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October 9, 2022

First published October 8, 2022

 in Times of India

Ramayana Isn’t a Lesson In History Or Geography

Published on 8th October, 2022. in Times of India.

Many people see Ramayana as history. This means they seek the exact location where the events of the Ramayana took place. But this poses a huge problem.

Take the case of where Jatayu was killed. If one travels to Kerala, one finds the Chendamangalam site — here, a gigantic statue of a dying Jatayu has been created by the locals, which attracts many tourists. This is considered to be the site where Jatayu died.

However, if you travel northward, in the region known as Nashik in Maharashtra, Sita is said to have been abducted there. But here, there are at least two locations, Dharashiv and Taked, which identify themselves as the place where Jatayu died.

Such confusion occurs in other aspects of the Ramayana. For instance, Rishyasringa Muni’s ashram is where Dasharatha performed the yagya that led to the birth of Ram and his brothers. In some legends, Rishyasringa Muni was married to the Dashrata’s eldest daughter, or to Dashrata’s niece, born to the king Lombarda.

In traditional belief systems, Rishyasringa Muni lived in the Gokarna region of Karnataka in a place known as Sringeri, now linked with Adi Shankaracharya. But, in Bihar, there is a temple that is linked to the site where the ashram existed and where the ritual was performed. In Kullu-Manali, there is another site which says the Sringeri existed.

When it comes to Valmiki, some people say that he lived in the Nepal region in Chitwan. But there are legends that connect a Valmiki ashram to Kanpur as well. Moreover, in the Wayanad region, there are many temples associated with Sita, Luv and Kush, who resided in the Valmiki ashram, as per local legend.

Chhattisgarh’s Turturiya, too, has an ashram of Valmiki, which is identified as the birthplace of Luv and Kush. Sitabinji in Keonjhar, Odisha, is another place linked to Sita, Luv, Kush and Valmiki. Inscriptions found here are said to be writing lessons by Luv and Kush.

At present, there is a controversy going on about where Hanuman was born. Karnataka claims he was born in the Hampi region of Kishkinda. But in Nashik, Maharashtra, there is another shrine, which identifies itself as Hanuman’s birth place.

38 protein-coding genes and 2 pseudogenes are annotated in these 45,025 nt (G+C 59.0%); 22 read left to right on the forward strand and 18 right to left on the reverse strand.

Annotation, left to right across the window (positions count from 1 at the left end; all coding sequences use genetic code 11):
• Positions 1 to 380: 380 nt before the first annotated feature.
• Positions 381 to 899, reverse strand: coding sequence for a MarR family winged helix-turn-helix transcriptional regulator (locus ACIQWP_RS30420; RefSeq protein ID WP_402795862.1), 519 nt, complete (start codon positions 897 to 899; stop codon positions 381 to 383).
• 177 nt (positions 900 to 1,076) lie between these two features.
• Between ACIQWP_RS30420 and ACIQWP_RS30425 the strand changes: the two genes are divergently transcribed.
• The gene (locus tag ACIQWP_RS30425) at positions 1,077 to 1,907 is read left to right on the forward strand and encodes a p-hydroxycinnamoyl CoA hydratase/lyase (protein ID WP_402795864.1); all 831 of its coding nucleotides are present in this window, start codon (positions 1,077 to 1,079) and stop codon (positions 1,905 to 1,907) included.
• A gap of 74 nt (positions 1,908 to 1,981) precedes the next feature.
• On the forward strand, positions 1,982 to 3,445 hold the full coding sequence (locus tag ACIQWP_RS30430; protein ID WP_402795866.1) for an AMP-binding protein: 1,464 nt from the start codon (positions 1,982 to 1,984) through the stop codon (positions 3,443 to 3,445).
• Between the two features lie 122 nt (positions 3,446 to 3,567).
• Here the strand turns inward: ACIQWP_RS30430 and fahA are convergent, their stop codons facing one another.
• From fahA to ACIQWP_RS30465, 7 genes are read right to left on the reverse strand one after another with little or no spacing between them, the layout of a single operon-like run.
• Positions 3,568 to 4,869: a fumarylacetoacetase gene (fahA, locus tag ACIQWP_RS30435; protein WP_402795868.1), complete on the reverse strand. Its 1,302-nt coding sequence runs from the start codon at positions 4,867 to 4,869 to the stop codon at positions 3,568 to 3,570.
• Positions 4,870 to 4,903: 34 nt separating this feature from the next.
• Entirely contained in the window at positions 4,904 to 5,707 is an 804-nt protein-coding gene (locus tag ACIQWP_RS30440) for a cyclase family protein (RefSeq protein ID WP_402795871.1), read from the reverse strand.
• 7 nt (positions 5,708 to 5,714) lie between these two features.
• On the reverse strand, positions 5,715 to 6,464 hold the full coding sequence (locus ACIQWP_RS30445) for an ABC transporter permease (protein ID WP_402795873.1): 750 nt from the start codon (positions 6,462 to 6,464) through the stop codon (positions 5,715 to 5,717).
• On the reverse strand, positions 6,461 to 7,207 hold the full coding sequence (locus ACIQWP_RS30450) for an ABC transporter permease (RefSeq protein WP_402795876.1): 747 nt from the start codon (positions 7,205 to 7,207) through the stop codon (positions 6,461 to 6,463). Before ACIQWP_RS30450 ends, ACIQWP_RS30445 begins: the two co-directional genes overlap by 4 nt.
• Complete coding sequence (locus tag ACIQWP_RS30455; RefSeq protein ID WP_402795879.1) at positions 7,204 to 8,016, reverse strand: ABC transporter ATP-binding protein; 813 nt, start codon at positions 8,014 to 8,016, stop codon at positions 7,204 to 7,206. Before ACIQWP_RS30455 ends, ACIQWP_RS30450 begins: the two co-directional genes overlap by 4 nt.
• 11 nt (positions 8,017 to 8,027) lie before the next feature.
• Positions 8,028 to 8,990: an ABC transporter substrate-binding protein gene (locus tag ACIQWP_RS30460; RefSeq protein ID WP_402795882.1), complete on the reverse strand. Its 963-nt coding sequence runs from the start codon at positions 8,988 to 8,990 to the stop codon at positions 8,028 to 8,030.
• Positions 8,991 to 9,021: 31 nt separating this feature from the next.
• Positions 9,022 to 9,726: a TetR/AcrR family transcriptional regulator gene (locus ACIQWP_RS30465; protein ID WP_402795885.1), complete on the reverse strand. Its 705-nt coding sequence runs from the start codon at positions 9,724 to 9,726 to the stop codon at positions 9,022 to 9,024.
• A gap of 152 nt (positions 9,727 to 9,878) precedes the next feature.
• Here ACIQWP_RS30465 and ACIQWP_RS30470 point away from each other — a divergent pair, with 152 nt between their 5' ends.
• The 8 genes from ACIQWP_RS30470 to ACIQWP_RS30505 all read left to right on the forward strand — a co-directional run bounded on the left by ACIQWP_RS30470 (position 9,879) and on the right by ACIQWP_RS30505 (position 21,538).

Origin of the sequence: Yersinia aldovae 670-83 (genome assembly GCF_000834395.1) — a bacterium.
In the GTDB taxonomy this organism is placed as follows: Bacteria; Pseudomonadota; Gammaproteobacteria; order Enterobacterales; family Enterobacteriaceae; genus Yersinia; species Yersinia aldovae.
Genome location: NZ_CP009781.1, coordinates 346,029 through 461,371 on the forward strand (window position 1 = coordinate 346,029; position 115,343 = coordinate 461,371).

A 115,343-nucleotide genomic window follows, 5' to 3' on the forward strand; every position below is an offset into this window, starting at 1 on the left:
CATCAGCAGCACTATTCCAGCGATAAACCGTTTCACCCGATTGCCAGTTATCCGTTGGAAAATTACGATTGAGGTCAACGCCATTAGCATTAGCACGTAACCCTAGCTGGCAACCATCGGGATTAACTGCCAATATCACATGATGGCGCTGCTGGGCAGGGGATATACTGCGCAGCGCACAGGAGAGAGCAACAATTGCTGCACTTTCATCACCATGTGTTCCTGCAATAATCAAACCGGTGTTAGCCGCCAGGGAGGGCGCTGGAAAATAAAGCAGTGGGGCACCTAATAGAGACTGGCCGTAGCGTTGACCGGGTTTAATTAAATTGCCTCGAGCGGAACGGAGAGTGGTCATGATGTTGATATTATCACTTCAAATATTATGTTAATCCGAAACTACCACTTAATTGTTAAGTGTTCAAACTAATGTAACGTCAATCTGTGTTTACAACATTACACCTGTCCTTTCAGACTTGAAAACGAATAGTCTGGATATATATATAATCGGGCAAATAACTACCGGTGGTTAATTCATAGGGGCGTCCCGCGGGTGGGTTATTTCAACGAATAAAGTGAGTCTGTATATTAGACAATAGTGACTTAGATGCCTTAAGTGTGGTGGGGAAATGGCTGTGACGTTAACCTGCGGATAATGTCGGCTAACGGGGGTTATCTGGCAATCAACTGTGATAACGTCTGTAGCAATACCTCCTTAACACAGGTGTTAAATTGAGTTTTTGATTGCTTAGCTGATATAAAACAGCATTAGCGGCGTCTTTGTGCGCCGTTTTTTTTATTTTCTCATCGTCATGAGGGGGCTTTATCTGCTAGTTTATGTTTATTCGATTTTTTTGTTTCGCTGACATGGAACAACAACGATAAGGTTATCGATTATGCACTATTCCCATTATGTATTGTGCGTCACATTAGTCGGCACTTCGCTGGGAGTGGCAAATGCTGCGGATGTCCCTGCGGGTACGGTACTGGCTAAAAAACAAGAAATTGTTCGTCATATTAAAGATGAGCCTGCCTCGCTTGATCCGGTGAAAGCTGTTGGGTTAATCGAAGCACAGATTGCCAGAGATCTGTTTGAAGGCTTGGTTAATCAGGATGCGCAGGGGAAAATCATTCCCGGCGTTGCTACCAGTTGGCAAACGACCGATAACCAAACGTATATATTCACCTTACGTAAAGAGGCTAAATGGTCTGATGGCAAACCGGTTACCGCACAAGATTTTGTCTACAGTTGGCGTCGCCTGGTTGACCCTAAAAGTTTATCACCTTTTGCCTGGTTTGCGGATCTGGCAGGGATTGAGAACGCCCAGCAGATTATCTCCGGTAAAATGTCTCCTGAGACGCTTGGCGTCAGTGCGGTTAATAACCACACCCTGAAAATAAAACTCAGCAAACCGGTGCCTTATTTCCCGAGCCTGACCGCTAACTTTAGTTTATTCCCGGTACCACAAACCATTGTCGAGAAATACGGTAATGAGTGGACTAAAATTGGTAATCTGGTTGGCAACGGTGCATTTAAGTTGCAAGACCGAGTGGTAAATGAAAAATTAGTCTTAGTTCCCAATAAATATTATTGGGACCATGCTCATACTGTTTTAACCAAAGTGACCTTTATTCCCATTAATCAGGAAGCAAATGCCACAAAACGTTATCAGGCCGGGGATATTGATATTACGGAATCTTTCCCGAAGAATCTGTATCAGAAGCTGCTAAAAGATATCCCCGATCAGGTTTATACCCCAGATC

Tirupati Devasthanam of Andhra Pradesh also claims to be the birth place of Hanuman. There is a fourth contender in the coastal regions of Karnataka. So, where the birthplace of Hanuman remains largely unsolved.

Things get further complicated when it comes to locating the mythical Lanka. Many experts confidently claim that there are locations in Sri Lanka where airstrips for Ravana’s plane lay. They believe there are also caves built through chemical engineering. This allowed Ravana access to different parts of Kerala.

No scientist, however, accepts these claims, but they are very popular amongst tourists. The word Lanka simply means an island, even a river island. Today there are many settlements in Chhattisgarh and Odisha, which identify themselves as Sonpur or the golden city of Lanka.

There are also many river islands in India that identify themselves as Ravana’s Lanka. Those who have analysed the oldest versions of the Ramayana say that the manuscript describes a geography that doesn’t go beyond Godavari. It is a region where the Sal tree thrives.

This extends from the Godavari basin to Chhattisgarh and Odisha, but not not further south. Yet, in popular understanding, the Deccan region is associated with the monkey kingdom of Sugriva and Bali, and the Dhanushkodi coral reef, which links India to the island of Sri Lanka, is believed to be the bridge built for Ram by the vanar-sena or monkey-army.

As we all know, any challenge to Ram’s historicity leads to a violent backlash as it is a matter of faith. So it is best respected and left as is. But these multiple sites, which are greatly beneficial to the tourism industry, do pose a problem for Ramayana historians.

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